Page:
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October 2007 entries

Greetings from Thailand

Sorry 'bout the delay in writing, but I have learned by experience that Thailand is truly a Third World country. Attempts at getting on the world wide web are greatly influenced by where in the wide world you are. I finally found a spot at the Orchid resort here in Phuket where I could get on the web. I found it when I saw a group of lap top carriers huddled in tight formation pounding away on their keyboards. So here I am pounding away too.

This is really not Kansas. Or in my case Tennessee. It is totally different culture with mostly entrepreneurial Buddhists selling everything from Polo to massages. Tailors and eyeglass stores are on every street. Running each one is a very nice man who calls you "boss" or someone asking "are you from Chicago?" The smell of sewage is mixed with the aroma of native cuisine and causes you to want to barf one minute and go to the buffet the next. The overriding mood is one of hopelessness. In the eyes of each and every living being is emptiness. They live in a society where it is no OK to become angry, but there must be much repressed anger burning inside over the situation in their country where there is so much poverty.

The missionaries here tell stories of spending years without seeing one convert to Christianity. One fella did tell me of a revival in one province where there had been 8 baptisms in 8 months. Just when I was about to remark, "I'm so sorry" he smiled and said, "God is really blessing." That's when I realized success is measure in inches not miles here in SE Asia.

I am doing well for those of you who are wondering. We get a great breakfast and evening meal each day at the hotel. Marty and I are involved in the "turn down" service each night where we leave gifts on the beds of each of the 275 missionaries. We get to dinner late, but the expressions of gratitude from the missionaries make it worth the sacrifice. Tomorrow the missionaries leave and we are left with one day on our own. I think we are going to take a boat out to a small island and do some snorkeling. I'm hoping sharks consider Baptist preachers dark meat. I am looking forward to being back in the States this weekend. I hope to write at least once more before then, but remember the world wide web is not as wide as this big old world.       

A Word from Hong Kong

I am sitting in my room at the YMCA in Hong Kong. I've been here over a day now and will be leaving for Thailand in about 36 hours. The time change is really tough getting used to. The plane ride from L.A. to here was almost 15 hours long against the prevailing wind. You know what that means. It was like riding over a city street with potholes much of the way.

The city is supposed to be a place where we get used to the time and get relaxed before heading south to Phuket. Well as I sit at my desk and listen to planes take off and land was well as bus and car horns, I can grant you not much rest is happening. It's hard to relax when there are 7 million people all around you at any time of the day or night. It will get you closer to the Lord, however. The trip down from the tram that runs up to Victoria's peak was one to be remembered. Then Marty and I grabbed a cab whose driver was evidently disqualified from Formula One racing for reckless driving. Wow, it was like an amusement ride at Disney. We felt like throwing our hands in the air and screaming like little girls. I just knew someone would be at the end of the ride to sell pictures of us as a souvenir. (If you haven't ridden a roller coaster at a theme park lately you will not understand that last comment.)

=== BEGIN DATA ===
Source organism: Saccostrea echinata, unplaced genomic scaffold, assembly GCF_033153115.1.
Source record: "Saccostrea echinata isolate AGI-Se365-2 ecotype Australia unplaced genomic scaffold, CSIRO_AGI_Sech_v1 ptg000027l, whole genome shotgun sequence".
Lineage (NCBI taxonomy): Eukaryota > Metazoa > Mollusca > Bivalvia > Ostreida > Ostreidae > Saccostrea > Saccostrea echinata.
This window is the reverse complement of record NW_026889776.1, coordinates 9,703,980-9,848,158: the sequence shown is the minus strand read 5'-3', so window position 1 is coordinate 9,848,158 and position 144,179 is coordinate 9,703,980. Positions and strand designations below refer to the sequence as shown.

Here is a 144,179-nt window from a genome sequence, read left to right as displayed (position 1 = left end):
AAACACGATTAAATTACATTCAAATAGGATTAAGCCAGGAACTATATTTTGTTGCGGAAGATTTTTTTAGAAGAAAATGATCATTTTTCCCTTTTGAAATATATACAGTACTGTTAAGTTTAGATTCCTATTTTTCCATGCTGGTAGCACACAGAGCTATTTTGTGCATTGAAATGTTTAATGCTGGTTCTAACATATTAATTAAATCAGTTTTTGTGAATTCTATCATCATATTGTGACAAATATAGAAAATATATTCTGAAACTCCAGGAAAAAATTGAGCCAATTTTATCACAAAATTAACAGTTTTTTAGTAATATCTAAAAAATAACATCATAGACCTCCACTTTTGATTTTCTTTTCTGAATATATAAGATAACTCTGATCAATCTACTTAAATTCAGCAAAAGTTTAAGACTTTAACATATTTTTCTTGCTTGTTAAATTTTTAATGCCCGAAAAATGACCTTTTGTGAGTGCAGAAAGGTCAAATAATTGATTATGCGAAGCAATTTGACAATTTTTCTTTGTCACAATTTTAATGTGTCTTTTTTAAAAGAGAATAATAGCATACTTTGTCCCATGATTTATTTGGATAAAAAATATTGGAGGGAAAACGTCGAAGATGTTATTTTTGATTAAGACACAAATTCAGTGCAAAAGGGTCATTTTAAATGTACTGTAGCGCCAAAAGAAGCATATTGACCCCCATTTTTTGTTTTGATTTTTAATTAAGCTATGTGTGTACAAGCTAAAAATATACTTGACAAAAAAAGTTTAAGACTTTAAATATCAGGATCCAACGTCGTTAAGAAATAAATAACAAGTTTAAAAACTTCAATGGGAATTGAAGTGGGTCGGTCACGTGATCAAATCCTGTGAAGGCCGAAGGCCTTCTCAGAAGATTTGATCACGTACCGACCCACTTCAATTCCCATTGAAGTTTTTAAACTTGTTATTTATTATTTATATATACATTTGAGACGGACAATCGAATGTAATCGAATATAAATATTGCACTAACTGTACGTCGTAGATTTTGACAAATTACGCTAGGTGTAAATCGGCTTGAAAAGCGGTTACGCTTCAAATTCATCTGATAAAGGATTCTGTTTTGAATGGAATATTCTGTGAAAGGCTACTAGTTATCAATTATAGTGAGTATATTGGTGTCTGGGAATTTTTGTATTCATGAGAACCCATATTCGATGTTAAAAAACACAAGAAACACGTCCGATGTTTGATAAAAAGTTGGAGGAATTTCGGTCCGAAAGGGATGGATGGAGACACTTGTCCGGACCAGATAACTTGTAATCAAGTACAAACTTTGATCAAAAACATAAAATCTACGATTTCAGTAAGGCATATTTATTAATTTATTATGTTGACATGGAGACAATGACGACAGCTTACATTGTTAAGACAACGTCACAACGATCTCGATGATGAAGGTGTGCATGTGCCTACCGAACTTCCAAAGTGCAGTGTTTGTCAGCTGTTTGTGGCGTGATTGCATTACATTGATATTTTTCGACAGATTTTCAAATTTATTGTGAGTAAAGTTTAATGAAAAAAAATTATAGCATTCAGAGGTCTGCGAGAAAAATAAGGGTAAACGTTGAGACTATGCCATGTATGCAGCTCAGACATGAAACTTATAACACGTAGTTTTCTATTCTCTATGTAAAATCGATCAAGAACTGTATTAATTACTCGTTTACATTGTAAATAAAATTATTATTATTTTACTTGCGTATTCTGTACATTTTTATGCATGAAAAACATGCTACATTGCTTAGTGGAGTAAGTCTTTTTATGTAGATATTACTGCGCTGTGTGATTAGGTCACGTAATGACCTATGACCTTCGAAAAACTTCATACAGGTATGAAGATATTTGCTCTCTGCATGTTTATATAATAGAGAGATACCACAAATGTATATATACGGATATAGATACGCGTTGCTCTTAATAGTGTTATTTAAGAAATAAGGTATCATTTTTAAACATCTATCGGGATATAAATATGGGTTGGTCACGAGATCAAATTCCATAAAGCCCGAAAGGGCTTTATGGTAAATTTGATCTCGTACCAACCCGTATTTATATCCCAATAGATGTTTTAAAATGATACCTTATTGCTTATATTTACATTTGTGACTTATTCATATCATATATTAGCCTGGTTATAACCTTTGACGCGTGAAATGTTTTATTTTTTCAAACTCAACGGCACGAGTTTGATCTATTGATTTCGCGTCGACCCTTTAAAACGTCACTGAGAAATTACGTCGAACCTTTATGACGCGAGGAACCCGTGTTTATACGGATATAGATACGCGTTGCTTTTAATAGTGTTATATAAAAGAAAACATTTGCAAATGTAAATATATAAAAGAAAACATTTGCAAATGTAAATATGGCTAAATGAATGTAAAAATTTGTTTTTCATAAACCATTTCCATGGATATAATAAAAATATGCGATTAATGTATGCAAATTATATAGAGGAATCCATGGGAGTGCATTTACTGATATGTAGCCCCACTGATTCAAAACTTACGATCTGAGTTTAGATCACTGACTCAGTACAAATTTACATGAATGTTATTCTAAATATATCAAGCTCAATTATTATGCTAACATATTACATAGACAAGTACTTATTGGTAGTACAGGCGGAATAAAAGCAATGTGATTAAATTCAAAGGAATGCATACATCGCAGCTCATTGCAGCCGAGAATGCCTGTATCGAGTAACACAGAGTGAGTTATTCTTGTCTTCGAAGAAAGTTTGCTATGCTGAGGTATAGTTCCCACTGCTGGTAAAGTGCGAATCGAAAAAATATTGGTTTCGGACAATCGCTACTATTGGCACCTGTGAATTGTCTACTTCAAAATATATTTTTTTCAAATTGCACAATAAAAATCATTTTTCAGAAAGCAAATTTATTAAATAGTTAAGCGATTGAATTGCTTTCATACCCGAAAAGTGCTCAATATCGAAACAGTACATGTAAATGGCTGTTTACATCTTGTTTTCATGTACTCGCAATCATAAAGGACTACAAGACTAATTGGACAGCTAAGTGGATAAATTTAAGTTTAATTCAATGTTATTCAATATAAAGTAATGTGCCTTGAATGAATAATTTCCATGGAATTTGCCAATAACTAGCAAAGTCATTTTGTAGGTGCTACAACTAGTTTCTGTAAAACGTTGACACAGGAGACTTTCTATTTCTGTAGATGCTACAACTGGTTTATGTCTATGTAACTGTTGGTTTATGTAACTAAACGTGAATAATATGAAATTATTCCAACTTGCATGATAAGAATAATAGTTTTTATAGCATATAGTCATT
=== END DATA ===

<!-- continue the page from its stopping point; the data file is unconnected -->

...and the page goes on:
Keep praying for us as the real mission work has not yet begun. We are expecting hundreds of missionaries at the retreat. I am really looking forward to serving those who sere the Lord. Well I am going to try and include a picture or two in my blog. It may or may not work. Remember I am a pastor and not a Geek. (Although I took a little Geek in seminary, no wait a minute, that was Greek.)

Keep praying and I hope to write you soon from the island. Oh, by the way, these people on the streets of Hong Kong must know I AM A PREACHER. I've been stopped no less than 20 times on the street to buy a new suit down some alley way. Thank goodness I can turn them down honestly by saying, "Sorry, I don't wear'em."

In His Shadow,

Pastor Ken   


If God Were To Show-Off Would People Run-Off

I was talking recently to someone who shares the same view I do of the purpose of the church. There are at least two legitimate views prevalent in church cultures today. The first is the view that worship services are for the believer. The purpose is to escape the world for a time to recharge and get motivated to go out and "do it again." The "it" in this case is living a Christ honoring life outside the walls of the church. This view is "Christian-centric" not "Christ-centric".

The other view, the one I hold, is to create such an environment in worship that followers of Christ and those who are simply empty and disillusioned with life can find hope by being in an environment where Christ is at the center of the activity. After all Jesus said, "If I be lifted up I will draw all men to myself." The other person and I were discussing what would happen if God not only showed up at one of these services, but also showed off. I mean His presence would be felt in an awesome and demonstrable way. In the Old Testament Isaiah was confronted with God when His presence became so great that He overpowered him to the point where he cowered in fear and unworthiness. When was the last time you were afraid because the presence of God was so great. I have to admit; It has been a while for me. Our question was, "Would a person who is seeking answers and had no religious background be turned off or turned on by such an experience?" Would it remind them of the "religious a-go-go's" they mock on TV or would they find the experience intriguing and fulfilling. Are such services only for those who share view number one above as an encouragement for the believer or cannot it be an invitation to those who are seeking to find a real relationship with God? Is such a service beneficial for either group since it depends upon experience over faith?